“The rainstorm washed the protective coatings off of the dormant seeds, the NPS explained, allowing them to sprout. Then, the “godzillo” El Niño climate cycle that has chilled and drench parts of the West Coast… brought more water to the parched landscape. The continued watering kept the … plants alive as they waited for spring to come. With the arrival of warmer weather … the plants finally began to flower.

In a video we’re about to watch, Van Valkenburg says “I’ve lived in Death Valley for 25 years and I’ve seen lots of blooms, lots of wildflower blooms in Death Valley, and I kept thinking I was seeing incredible blooms. I always was very excited. Until I saw one of these super blooms. “And then I suddenly realized there are so many seeds out there just waiting to sprout, waiting to grow,” he continued. “… When you get the perfect conditions…they can all sprout at once.”

What in you is lying in wait for God’s breath to make it live? Who around you needs the care and tending that you can provide to help them bloom to their fullest? As we enter this Spring season, may we be attentive to that which is “wick” in one another, seeking to speak God’s message of hope, that God is ever eager to fill our lungs with the breath of new life. Amen.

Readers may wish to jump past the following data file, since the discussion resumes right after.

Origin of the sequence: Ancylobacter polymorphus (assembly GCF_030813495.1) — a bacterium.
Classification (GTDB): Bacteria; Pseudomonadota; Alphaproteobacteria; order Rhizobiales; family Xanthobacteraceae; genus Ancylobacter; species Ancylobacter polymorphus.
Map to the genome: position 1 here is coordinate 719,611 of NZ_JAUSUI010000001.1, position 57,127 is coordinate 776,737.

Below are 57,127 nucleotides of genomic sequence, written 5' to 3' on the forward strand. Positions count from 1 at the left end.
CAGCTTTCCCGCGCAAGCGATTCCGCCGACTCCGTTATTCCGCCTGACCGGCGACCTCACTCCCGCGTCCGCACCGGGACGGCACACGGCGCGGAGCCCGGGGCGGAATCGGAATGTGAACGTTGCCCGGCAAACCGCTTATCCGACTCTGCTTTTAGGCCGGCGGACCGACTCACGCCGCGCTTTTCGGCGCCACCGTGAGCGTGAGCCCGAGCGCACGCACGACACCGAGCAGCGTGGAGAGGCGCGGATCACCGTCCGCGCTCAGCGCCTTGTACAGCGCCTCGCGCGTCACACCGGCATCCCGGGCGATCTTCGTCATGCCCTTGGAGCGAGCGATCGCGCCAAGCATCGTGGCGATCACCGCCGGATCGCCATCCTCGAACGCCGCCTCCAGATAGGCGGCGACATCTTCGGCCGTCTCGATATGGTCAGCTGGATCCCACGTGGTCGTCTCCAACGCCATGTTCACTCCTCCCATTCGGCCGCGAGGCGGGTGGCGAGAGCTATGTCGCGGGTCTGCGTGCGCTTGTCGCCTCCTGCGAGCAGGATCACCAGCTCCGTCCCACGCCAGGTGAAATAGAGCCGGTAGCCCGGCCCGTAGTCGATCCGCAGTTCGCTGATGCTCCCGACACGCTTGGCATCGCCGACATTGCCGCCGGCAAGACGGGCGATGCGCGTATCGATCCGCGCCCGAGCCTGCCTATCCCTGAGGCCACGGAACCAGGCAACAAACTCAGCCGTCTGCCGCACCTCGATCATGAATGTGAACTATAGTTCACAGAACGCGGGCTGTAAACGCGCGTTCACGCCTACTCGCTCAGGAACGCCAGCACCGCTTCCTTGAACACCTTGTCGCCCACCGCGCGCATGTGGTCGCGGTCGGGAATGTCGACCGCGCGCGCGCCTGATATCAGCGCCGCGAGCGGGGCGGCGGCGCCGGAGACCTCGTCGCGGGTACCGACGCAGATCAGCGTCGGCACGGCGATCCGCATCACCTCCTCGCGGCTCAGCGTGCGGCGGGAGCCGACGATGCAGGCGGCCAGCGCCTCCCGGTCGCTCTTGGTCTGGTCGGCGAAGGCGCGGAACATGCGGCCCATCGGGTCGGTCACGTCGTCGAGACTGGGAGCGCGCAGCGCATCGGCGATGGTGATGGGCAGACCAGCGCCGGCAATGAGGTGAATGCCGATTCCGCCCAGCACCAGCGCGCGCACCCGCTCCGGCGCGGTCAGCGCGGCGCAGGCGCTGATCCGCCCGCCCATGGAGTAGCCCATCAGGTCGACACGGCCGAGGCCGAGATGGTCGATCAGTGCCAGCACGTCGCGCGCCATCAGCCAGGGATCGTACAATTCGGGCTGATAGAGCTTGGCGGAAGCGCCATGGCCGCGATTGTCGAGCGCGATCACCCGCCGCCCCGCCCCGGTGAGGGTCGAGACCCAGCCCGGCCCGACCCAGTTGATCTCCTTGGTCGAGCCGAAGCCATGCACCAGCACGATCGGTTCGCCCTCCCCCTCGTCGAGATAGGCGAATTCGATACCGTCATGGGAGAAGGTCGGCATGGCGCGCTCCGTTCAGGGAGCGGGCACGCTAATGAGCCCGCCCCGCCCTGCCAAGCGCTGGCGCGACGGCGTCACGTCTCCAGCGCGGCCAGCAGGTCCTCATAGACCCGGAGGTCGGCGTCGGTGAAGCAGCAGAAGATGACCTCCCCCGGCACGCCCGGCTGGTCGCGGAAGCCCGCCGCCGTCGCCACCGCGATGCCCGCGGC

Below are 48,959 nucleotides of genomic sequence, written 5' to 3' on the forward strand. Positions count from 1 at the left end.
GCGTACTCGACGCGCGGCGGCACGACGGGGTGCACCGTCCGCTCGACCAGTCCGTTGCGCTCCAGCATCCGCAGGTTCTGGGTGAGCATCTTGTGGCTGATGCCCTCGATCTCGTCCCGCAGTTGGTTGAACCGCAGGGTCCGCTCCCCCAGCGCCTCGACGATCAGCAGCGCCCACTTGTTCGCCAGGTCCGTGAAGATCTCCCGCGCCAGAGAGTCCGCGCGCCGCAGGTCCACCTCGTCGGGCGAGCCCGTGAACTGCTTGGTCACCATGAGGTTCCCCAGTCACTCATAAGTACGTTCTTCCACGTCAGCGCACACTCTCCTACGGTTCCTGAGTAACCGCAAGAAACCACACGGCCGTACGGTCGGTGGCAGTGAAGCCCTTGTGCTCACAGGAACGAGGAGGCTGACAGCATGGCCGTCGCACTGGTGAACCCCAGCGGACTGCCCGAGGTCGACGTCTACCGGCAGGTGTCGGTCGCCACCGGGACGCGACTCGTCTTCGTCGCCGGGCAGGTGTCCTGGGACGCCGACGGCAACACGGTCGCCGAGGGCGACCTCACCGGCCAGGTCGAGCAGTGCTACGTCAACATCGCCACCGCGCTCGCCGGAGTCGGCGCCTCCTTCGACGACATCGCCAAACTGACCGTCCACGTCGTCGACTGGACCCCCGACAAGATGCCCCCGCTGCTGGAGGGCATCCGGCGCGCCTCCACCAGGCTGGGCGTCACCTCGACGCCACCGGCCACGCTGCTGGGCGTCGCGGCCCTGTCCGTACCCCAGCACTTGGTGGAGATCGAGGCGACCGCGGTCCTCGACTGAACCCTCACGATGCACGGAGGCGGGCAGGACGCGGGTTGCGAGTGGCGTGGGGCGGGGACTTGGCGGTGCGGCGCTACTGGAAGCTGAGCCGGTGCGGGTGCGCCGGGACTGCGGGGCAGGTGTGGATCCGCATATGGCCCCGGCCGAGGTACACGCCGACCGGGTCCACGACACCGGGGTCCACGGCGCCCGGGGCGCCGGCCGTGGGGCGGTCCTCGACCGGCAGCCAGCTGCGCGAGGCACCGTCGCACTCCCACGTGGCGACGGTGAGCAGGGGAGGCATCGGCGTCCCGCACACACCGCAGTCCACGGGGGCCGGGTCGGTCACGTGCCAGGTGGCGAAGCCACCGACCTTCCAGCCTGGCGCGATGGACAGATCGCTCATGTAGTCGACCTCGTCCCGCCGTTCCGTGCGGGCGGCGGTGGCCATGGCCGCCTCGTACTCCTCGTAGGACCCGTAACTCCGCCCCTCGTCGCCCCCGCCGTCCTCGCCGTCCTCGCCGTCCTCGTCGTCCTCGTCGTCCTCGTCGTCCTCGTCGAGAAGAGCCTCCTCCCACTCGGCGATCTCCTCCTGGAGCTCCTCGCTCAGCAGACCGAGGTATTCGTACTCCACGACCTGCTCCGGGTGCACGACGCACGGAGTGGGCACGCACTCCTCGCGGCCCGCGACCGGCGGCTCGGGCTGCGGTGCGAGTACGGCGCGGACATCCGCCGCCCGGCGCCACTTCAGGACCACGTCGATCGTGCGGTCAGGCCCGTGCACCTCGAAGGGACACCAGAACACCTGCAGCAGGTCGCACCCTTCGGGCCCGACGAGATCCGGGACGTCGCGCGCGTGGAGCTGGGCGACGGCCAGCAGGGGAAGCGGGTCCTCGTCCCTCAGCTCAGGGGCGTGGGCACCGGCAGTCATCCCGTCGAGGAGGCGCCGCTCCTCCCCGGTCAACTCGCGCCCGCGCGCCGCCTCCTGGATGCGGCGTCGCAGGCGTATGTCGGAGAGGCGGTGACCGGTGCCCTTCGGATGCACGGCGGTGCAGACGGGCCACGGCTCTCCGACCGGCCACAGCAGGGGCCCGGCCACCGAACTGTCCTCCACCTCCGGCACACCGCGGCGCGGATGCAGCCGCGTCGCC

Watch: www.washingtonpost.com/video/c/embed/b7ba8caa-d166-11e5-90d3-34c2c42653ac

Photo a Day Lent – Day 15: Hear

“Hear”

SONY DSC

This picture is from a Taizé service at Richmond Hill. The night of this service rain was pouring down outside with thunder and lightening crashing. In generally quiet and contemplative service, God was collaborating with the musicians in the service taking place. Sometimes God’s presence is hard to discern, but that evening, God was certainly there.
“Whoever has an ear that hears, let him hear. And his disciples approached and they were saying to him, “Why are you speaking with them in parables?” But he answered and said to them: “It has been given to you to know the secrets of the Kingdom of Heaven, but to them it has not been given. For to one who has it, it will be given, and it will be increased. And from him who has it not, will be taken even that which he has, therefore I am speaking to them in parables because they who see do not see, and those who hear neither hear nor understand. And the prophecy of Isaiah is fulfilled in them, which says, ‘Hearing you will hear, and you will not understand, and seeing you will see and you will not know.” – Matthew 13:9-14

Aramaic Bible in Plain English (©2010)

“Even the Wind and the Sea Obey,” Genesis 1:1-10, Mark 4:35-41; June 24, 2012, First Congregational Church of Williamstown

“Even the Wind and the Sea Obey”
Genesis 1:1-10, Mark 4:35-41
June 24, 2012, First Congregational Church of Williamstown